The second V derivative of P at P = 0 is:



By equating Eq. (21) and (22), and substituting Eq (5) in the BM2-EOS page into it, we have:



By simplifying Eq. (23), we have



Unlike the Eulerian scheme, Eq. (24) has no constant term of -4.

In the exactly same way as the Eulerian scheme, we have the 3rd-order EOS in the Lagrangian scheme:







One of the important difference of the Lagrangian EOS from the 3rd-order Eulerian EOS is absence of constant term of -4 to KT0'. This means that the 3rd-order Lagrangian EOS becomes equivalent to the 2nd-order EOS (Eq. 16) when KT0' = 0. In the case of the Eulerian scheme, the 3rd-order BM-EOS becomes equivalent to the 2nd-order BM-EOS when KT0' = 4. Thus, the 2nd-order Lagrangian EOS does not contain the property that matters become less compressible by compression in contrast to the Eulerian EOS. This is the reason why the 2nd-order Lagrangian EOS is rather straight in the (V/V0)-P space, as is shown in Fig. 1.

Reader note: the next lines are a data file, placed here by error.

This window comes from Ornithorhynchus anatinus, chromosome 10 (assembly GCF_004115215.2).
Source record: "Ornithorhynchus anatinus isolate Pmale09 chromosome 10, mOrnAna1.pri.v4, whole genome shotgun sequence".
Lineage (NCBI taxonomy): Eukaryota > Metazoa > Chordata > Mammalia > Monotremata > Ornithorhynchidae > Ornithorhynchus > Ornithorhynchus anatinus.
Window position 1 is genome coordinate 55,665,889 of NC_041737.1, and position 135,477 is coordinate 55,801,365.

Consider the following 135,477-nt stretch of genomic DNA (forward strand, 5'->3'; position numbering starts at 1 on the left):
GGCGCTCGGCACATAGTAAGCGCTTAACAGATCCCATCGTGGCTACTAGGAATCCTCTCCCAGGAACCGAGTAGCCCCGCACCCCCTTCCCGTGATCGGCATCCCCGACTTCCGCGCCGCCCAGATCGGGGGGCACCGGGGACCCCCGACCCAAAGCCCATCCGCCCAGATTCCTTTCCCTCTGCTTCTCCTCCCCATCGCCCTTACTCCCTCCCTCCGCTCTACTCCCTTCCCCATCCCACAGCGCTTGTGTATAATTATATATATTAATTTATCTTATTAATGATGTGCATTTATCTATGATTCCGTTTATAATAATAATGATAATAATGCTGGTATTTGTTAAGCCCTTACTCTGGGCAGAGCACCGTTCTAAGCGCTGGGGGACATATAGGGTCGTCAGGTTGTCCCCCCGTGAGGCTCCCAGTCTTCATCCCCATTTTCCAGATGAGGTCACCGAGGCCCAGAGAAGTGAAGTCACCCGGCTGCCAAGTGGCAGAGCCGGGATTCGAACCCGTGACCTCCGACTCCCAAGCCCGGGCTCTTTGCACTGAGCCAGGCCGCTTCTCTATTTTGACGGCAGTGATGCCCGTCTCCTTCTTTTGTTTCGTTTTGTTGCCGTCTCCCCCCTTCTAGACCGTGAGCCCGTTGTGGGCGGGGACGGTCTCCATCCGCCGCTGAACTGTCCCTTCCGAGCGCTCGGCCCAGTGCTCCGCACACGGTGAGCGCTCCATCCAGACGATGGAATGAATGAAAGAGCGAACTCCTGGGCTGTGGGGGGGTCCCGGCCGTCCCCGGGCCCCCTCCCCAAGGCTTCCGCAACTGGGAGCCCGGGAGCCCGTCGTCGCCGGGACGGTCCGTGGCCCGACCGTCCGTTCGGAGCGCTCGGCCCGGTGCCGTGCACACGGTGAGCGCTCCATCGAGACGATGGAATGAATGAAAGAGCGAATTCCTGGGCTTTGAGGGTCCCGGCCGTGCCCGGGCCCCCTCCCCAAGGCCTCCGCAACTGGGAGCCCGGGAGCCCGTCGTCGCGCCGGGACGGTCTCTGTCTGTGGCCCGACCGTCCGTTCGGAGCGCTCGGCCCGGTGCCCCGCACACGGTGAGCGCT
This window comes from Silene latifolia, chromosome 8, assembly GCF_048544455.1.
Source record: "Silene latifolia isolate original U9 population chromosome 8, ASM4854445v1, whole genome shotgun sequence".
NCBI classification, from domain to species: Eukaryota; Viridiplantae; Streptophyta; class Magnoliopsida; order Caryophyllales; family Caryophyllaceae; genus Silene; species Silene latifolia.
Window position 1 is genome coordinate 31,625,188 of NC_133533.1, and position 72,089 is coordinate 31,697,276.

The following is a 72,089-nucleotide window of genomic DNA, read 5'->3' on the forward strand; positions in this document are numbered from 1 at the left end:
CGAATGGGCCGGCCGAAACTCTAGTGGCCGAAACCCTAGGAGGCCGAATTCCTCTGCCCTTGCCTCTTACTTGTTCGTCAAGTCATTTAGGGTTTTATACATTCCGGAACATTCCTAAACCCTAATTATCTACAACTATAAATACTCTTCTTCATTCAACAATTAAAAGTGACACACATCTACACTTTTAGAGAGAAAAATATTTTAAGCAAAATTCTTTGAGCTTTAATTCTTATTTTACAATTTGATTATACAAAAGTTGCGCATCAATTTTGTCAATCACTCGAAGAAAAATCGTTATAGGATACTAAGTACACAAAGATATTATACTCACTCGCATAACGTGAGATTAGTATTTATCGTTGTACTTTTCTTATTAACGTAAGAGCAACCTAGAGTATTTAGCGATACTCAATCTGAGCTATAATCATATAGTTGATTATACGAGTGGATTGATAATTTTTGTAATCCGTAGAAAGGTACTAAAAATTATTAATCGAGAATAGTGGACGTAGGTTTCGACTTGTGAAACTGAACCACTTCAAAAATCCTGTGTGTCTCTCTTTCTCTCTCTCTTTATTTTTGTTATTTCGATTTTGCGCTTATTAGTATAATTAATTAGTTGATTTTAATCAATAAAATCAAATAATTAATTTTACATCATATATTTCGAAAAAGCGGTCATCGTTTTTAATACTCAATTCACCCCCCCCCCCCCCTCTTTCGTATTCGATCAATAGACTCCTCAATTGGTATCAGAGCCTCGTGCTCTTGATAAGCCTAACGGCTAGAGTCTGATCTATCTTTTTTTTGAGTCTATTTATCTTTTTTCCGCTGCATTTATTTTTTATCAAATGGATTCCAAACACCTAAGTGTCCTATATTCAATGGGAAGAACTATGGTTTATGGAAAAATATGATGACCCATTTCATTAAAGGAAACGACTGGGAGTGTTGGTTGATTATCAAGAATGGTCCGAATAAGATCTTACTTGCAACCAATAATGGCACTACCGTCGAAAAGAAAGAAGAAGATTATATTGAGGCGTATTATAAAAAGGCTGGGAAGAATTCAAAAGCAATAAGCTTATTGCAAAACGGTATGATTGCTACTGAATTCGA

Let us compare the 3rd-order EOS in the Eulerian and Lagrangian schemes (Fig. 2). Let us set KT0 = 254 GPa and KT0' = 4.


Fig. 4


3.E: 3rd-order Eulerian EOS


3.L: 3rd-order Lagrangian EOS


2.L: 2nd-order Lagrangian EOS

The 3rd-order Lagrangian EOS becomes less compressible especially at high compression than the 2nd-order Lagrangian EOS. However, it is still more compressible than the 3rd-order Eulerian EOS. In order that the Lagrangian EOS has similar (V/V0)-P relations with the Eulerian EOS, KT0' should be around 6. We can imagine that the EOS's in these two schemes become more similar at higher order.

The purpose of EOS in geophysics is to make it possible to evaluate density at high pressures with a small number of information. The fantastic point of the Birch-Murnaghan EOS is that we can estimate density of matter with high accuracy only by KT0!  If we adopt the Lagrangian scheme, we cannot properly evaluate density at HP, even though we know both of KT0  and KT0'.

It is suggested that the Eulerian strain is more reasonable than the Lagrangian strain due to the following reason. As V goes to zero, F must go to infinity. As V goes to zero, the Eulerian strain goes to infinity, and therefore F goes to infinity. On the other hand, the Lagrangian strain goes to unity only, and F does not go to infinity.

It seems that the arguments in this page were issues in the early 20th century or even earlier. I do not find this kind of argument in any current literature. Therefore, I am not sure whether the argument in this page is correct or not. If you find any problem in this page, please let me know it.